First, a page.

How Do New Technologies Fit Within the CMS Rulings for Advanced Technology IOLs?
The Centers for Medicare and Medicaid Services (CMS) rulings for presbyopia-correcting IOLs (PC-IOLs) and astigmatism-correcting IOLs (AC-IOLs), collectively referred to as advanced technology IOLs (ATIOLs), clarified that these special lenses function to correct two distinct patient needs: (1) aphakia induced by the removal of a cataract, and (2) the refractive errors associated with presbyopia or astigmatism. Correction of aphakia is covered and paid for by Medicare in conjunction with medically necessary cataract surgery, whereas correction of refractive errors is not covered. The rulings cleared the way for physicians and facilities to receive standard Medicare reimbursement for cataract surgery that includes the implantation of a PC-IOL- or AC-IOL while also being permitted to bill patients for the additional, incremental costs associated with presbyopia-correction or astigmatism-correction.
The Rulings allow facilities to charge patients for the additional charges associated with the higher price of an ATIOL as compared to a conventional IOL, and they permit surgeons to charge patients for any medically appropriate work or services furnished which are related solely to the refractive-corrective function of the ATIOLs. Examples include diagnostic tests to determine if a patient is a candidate for an ATIOL and steps which are intended to achieve precise placement of the ATIOL to impact its refractive function.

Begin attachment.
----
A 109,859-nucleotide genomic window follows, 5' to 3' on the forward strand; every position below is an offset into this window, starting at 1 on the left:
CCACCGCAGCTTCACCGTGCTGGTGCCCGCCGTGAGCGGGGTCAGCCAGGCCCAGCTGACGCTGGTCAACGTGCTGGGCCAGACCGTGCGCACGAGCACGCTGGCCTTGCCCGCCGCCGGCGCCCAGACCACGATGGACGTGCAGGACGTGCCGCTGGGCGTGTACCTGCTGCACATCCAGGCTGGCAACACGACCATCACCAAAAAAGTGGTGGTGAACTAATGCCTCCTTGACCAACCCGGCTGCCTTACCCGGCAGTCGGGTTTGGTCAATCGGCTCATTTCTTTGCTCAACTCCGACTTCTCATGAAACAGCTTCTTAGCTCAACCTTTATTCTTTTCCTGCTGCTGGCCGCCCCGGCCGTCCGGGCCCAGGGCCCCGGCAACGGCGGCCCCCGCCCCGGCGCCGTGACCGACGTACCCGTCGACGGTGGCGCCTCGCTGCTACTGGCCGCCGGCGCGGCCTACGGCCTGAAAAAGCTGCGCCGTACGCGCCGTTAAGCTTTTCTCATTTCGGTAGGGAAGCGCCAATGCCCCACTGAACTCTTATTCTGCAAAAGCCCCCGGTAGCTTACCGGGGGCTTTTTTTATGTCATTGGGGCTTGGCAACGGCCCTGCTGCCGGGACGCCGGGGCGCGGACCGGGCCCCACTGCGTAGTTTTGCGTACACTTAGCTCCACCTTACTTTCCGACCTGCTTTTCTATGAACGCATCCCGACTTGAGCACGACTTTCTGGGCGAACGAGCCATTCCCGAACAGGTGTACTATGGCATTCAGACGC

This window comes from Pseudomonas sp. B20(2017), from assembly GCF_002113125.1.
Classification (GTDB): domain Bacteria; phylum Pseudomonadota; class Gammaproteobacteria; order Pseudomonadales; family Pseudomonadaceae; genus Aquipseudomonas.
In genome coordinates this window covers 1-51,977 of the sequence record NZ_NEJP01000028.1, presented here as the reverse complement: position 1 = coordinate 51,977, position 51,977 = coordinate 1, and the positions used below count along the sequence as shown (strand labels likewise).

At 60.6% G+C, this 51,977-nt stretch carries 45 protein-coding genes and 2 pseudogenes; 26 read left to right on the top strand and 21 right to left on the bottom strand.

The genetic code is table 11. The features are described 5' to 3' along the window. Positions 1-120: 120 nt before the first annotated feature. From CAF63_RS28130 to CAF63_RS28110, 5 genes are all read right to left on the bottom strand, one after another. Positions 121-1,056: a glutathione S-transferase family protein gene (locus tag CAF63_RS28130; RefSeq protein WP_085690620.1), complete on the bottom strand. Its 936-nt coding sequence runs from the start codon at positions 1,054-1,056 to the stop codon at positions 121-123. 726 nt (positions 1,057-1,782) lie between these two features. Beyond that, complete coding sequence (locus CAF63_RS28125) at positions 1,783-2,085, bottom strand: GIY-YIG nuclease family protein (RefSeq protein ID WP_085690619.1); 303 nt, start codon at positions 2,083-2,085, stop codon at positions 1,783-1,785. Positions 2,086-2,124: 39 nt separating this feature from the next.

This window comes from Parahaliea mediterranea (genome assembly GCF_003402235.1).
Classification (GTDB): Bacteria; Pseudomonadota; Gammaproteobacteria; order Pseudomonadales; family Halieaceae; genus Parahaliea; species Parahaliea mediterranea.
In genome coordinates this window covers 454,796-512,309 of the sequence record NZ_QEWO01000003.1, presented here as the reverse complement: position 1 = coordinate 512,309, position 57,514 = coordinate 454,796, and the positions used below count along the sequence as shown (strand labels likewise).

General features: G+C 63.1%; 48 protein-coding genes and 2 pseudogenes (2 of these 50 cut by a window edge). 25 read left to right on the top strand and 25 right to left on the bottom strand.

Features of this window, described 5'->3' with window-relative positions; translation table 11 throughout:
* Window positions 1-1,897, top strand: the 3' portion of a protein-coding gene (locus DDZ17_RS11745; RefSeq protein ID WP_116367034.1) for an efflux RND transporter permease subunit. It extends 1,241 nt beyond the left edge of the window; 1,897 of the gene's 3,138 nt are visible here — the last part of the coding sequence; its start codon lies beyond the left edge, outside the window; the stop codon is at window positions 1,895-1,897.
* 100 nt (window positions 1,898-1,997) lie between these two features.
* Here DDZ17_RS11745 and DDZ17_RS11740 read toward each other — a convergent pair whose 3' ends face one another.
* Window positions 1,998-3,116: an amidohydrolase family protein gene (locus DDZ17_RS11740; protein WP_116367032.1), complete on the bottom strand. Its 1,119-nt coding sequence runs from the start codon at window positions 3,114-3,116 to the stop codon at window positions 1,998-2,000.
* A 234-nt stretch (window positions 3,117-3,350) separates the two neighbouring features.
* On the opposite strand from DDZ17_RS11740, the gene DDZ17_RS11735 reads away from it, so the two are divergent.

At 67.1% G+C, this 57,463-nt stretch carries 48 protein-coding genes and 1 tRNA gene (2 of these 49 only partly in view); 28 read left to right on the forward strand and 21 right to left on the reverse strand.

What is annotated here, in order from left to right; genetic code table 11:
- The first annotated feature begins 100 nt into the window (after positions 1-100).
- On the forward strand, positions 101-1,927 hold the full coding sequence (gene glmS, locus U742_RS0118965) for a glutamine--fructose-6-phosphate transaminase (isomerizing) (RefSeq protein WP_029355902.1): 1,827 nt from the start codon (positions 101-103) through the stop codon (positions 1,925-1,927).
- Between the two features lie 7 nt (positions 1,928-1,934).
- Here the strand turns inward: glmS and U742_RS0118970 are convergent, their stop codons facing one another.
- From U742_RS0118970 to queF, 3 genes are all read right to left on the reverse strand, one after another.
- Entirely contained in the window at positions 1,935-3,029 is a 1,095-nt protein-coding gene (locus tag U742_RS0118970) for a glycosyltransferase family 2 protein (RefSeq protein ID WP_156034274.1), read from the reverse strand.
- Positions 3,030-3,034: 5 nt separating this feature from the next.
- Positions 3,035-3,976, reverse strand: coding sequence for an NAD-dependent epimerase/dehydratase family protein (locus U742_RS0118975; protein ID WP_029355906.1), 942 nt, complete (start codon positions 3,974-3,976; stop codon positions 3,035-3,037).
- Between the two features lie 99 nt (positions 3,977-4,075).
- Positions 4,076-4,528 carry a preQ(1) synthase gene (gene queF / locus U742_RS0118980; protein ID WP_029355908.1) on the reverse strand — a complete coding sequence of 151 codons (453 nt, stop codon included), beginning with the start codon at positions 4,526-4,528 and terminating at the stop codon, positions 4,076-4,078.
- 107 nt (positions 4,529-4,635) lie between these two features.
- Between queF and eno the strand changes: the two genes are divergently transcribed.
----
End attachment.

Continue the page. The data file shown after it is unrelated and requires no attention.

Since the release of the Rulings, new technologies, such as femtosecond laser system (FLS) and image-guided systems for use in both the office and the operating room have been introduced with features specifically designed to improve precision when implanting ATIOLs. These technologies should, therefore, improve the refractive function of the ATIOLs. Like ATIOLs, some of these technologies offer other functions that are used in cataract surgery with conventional IOLs. In the case of the FLS, industry communicated extensively with CMS in 2012 regarding the various functions of the systems, and CMS ultimately clarified that utilizing the imaging function of an FLS is a step that can be included in the calculation of the additional charges passed on to patients who choose an ATIOL. The rationale for this policy is that the imaging is not medically necessary to achieve the intended outcome with the implantation of conventional IOLs—namely, the correction of aphakia. In contrast, FLS imaging is designed to assist the surgeon in achieving more precise positioning of the ATIOL in the capsular bag, which, in turn, is intended to help patients achieve the spectacle independence they sought when they chose an ATIOL.